Standing stock-still before a piano, Nina Simone kicks off a concert by leveling her serpentine gaze at the crowd. Like a performance artist, she stretches silence past the point of comfort, drawing power from the dumbstruck anxiety of her spectators. Then, with a comedian’s sense of timing, she breaks into a smile, bobbing her head with a spontaneous glee that cuts through the tension.
Director Liz Garbus gets it right when she opens her new documentary about Simone with this cunning bit of audience manipulation—a moment that foregrounds the musician’s fearsome mix of passion and playfulness, her delight in the perilousness of musical utterance. But with such an electrifying intro, it’s all the more disappointing to watch the film fall into Behind the Music conventionality, employing a perfunctory alternation of talking heads and archival material despite the fact that so much once-rare footage can now be seen on YouTube.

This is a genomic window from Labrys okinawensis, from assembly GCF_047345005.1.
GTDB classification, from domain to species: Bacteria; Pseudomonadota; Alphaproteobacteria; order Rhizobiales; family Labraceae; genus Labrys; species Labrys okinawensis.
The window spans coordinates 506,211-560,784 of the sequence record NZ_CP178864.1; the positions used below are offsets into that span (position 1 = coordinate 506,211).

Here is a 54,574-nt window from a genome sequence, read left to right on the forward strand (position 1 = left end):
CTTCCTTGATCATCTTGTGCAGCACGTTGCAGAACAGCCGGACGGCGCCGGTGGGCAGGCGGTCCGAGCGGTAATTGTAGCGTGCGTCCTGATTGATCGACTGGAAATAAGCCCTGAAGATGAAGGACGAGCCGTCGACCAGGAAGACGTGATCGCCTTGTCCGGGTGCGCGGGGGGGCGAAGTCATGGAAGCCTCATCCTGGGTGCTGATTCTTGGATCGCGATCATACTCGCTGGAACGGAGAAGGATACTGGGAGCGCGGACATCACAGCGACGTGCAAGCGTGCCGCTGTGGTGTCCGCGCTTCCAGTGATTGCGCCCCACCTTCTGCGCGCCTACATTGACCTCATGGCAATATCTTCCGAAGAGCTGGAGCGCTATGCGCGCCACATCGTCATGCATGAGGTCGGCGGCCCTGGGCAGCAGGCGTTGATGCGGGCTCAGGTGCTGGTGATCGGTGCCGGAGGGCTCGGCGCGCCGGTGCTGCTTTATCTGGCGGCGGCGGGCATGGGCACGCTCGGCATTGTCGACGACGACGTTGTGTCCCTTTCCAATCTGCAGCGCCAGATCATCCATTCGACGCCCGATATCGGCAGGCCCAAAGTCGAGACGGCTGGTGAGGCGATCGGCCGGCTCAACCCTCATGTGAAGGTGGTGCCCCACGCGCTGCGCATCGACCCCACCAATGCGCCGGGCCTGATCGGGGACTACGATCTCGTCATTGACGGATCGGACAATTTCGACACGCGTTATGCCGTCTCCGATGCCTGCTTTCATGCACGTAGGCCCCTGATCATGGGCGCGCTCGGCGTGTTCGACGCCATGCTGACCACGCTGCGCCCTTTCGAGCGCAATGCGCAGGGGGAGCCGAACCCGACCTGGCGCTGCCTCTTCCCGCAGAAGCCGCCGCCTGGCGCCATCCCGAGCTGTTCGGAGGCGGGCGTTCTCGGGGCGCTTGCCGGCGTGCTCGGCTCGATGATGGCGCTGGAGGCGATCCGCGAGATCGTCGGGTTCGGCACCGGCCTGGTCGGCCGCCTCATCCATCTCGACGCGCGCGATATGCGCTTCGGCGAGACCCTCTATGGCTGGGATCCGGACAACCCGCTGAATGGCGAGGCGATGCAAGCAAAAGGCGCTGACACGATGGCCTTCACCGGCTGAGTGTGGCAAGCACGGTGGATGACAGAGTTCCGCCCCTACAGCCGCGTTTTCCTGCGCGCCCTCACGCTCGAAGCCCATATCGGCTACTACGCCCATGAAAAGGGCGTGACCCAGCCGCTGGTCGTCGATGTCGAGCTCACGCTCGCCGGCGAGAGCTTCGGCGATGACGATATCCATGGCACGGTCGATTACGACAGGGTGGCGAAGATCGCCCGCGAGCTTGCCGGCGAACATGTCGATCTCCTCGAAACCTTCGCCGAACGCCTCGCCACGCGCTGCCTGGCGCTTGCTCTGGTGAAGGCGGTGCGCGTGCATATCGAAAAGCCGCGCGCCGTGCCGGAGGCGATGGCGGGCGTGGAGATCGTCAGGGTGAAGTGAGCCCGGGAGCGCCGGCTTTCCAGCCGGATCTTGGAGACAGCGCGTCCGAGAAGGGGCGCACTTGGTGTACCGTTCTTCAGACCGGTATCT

Between generous helpings of live music—all sublime, and some showcasing Simone’s legendary prickliness—Garbus relies on the singer’s family and collaborators to fill in the painful, sometimes contradictory details of her life. But the characterization is simplistic at best, culminating in a summation of Simone’s hermetic final decades that wrongly implies she recorded little of note after the civil-rights movement. For anyone combing through her wide-ranging discography again, it’s hard to imagine how such radical music could have inspired so timid an approach.